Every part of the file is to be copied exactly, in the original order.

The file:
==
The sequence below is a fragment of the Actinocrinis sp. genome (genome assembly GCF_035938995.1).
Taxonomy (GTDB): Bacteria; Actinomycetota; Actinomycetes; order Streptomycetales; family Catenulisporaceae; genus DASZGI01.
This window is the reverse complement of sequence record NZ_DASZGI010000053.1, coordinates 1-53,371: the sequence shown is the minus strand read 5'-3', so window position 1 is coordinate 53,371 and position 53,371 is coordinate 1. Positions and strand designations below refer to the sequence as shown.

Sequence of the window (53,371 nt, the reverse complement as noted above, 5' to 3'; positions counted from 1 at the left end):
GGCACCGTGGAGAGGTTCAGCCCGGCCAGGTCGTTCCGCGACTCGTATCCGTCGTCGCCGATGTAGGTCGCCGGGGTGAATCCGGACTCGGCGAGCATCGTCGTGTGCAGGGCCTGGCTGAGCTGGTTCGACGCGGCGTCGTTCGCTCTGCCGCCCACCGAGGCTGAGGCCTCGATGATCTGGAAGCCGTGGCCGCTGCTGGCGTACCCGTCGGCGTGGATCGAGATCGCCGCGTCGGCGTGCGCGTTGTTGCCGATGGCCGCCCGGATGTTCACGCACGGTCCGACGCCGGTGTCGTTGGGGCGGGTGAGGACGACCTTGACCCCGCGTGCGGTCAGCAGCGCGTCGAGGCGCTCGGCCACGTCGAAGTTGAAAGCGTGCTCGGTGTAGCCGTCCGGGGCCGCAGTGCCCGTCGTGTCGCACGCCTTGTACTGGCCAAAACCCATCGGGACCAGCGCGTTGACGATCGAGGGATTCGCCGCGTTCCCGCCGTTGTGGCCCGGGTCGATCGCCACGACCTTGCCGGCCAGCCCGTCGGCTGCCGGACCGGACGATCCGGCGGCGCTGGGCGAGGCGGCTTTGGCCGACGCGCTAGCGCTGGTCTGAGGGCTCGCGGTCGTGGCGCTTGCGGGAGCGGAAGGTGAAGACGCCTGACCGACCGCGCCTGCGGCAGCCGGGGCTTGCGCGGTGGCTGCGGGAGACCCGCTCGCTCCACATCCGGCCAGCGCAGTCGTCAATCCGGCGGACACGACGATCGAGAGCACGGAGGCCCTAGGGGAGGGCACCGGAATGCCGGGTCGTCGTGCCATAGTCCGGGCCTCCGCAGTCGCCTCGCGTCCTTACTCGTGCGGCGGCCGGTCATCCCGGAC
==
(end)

The sequence below is a fragment of the Actinocrinis sp. genome (genome assembly GCF_035938995.1).
Taxonomy (GTDB): Bacteria; Actinomycetota; Actinomycetes; order Streptomycetales; family Catenulisporaceae; genus DASZGI01.
This window is the reverse complement of sequence record NZ_DASZGI010000053.1, coordinates 1-53,371: the sequence shown is the minus strand read 5'-3', so window position 1 is coordinate 53,371 and position 53,371 is coordinate 1. Positions and strand designations below refer to the sequence as shown.

Sequence of the window (53,371 nt, the reverse complement as noted above, 5' to 3'; positions counted from 1 at the left end):
GGCACCGTGGAGAGGTTCAGCCCGGCCAGGTCGTTCCGCGACTCGTATCCGTCGTCGCCGATGTAGGTCGCCGGGGTGAATCCGGACTCGGCGAGCATCGTCGTGTGCAGGGCCTGGCTGAGCTGGTTCGACGCGGCGTCGTTCGCTCTGCCGCCCACCGAGGCTGAGGCCTCGATGATCTGGAAGCCGTGGCCGCTGCTGGCGTACCCGTCGGCGTGGATCGAGATCGCCGCGTCGGCGTGCGCGTTGTTGCCGATGGCCGCCCGGATGTTCACGCACGGTCCGACGCCGGTGTCGTTGGGGCGGGTGAGGACGACCTTGACCCCGCGTGCGGTCAGCAGCGCGTCGAGGCGCTCGGCCACGTCGAAGTTGAAAGCGTGCTCGGTGTAGCCGTCCGGGGCCGCAGTGCCCGTCGTGTCGCACGCCTTGTACTGGCCAAAACCCATCGGGACCAGCGCGTTGACGATCGAGGGATTCGCCGCGTTCCCGCCGTTGTGGCCCGGGTCGATCGCCACGACCTTGCCGGCCAGCCCGTCGGCTGCCGGACCGGACGATCCGGCGGCGCTGGGCGAGGCGGCTTTGGCCGACGCGCTAGCGCTGGTCTGAGGGCTCGCGGTCGTGGCGCTTGCGGGAGCGGAAGGTGAAGACGCCTGACCGACCGCGCCTGCGGCAGCCGGGGCTTGCGCGGTGGCTGCGGGAGACCCGCTCGCTCCACATCCGGCCAGCGCAGTCGTCAATCCGGCGGACACGACGATCGAGAGCACGGAGGCCCTAGGGGAGGGCACCGGAATGCCGGGTCGTCGTGCCATAGTCCGGGCCTCCGCAGTCGCCTCGCGTCCTTACTCGTGCGGCGGCCGGTCATCCCGGAC